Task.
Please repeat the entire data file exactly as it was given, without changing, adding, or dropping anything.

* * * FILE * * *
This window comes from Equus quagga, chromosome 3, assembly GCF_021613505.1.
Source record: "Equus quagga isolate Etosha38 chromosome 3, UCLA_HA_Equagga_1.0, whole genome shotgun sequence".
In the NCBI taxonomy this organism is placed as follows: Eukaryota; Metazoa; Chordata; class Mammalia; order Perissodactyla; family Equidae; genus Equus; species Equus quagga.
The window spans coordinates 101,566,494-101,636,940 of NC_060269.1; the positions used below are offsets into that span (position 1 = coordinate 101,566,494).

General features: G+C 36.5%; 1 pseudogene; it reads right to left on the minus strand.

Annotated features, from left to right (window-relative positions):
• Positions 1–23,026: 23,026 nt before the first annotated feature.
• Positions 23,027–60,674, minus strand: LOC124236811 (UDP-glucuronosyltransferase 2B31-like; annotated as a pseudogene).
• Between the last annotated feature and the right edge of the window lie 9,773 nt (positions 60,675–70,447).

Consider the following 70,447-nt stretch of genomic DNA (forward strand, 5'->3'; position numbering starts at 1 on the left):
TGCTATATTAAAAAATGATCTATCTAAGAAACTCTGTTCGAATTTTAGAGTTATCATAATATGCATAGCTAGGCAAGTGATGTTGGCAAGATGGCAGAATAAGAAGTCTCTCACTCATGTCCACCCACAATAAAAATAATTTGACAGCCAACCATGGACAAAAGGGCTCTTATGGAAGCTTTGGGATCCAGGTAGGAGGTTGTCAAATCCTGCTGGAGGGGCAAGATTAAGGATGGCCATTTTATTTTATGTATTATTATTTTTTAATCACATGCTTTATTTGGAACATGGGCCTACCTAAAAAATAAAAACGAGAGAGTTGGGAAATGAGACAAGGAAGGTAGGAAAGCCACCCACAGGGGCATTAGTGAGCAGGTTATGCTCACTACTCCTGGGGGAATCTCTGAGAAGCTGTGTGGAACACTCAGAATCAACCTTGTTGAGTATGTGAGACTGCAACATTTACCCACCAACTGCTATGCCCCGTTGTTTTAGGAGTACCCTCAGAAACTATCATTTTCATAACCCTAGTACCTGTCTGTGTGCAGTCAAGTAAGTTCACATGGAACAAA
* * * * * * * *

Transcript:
This window comes from Equus quagga, chromosome 3, assembly GCF_021613505.1.
Source record: "Equus quagga isolate Etosha38 chromosome 3, UCLA_HA_Equagga_1.0, whole genome shotgun sequence".
In the NCBI taxonomy this organism is placed as follows: Eukaryota; Metazoa; Chordata; class Mammalia; order Perissodactyla; family Equidae; genus Equus; species Equus quagga.
The window spans coordinates 101,566,494-101,636,940 of NC_060269.1; the positions used below are offsets into that span (position 1 = coordinate 101,566,494).

General features: G+C 36.5%; 1 pseudogene; it reads right to left on the minus strand.

Annotated features, from left to right (window-relative positions):
• Positions 1–23,026: 23,026 nt before the first annotated feature.
• Positions 23,027–60,674, minus strand: LOC124236811 (UDP-glucuronosyltransferase 2B31-like; annotated as a pseudogene).
• Between the last annotated feature and the right edge of the window lie 9,773 nt (positions 60,675–70,447).

Consider the following 70,447-nt stretch of genomic DNA (forward strand, 5'->3'; position numbering starts at 1 on the left):
TGCTATATTAAAAAATGATCTATCTAAGAAACTCTGTTCGAATTTTAGAGTTATCATAATATGCATAGCTAGGCAAGTGATGTTGGCAAGATGGCAGAATAAGAAGTCTCTCACTCATGTCCACCCACAATAAAAATAATTTGACAGCCAACCATGGACAAAAGGGCTCTTATGGAAGCTTTGGGATCCAGGTAGGAGGTTGTCAAATCCTGCTGGAGGGGCAAGATTAAGGATGGCCATTTTATTTTATGTATTATTATTTTTTAATCACATGCTTTATTTGGAACATGGGCCTACCTAAAAAATAAAAACGAGAGAGTTGGGAAATGAGACAAGGAAGGTAGGAAAGCCACCCACAGGGGCATTAGTGAGCAGGTTATGCTCACTACTCCTGGGGGAATCTCTGAGAAGCTGTGTGGAACACTCAGAATCAACCTTGTTGAGTATGTGAGACTGCAACATTTACCCACCAACTGCTATGCCCCGTTGTTTTAGGAGTACCCTCAGAAACTATCATTTTCATAACCCTAGTACCTGTCTGTGTGCAGTCAAGTAAGTTCACATGGAACAAA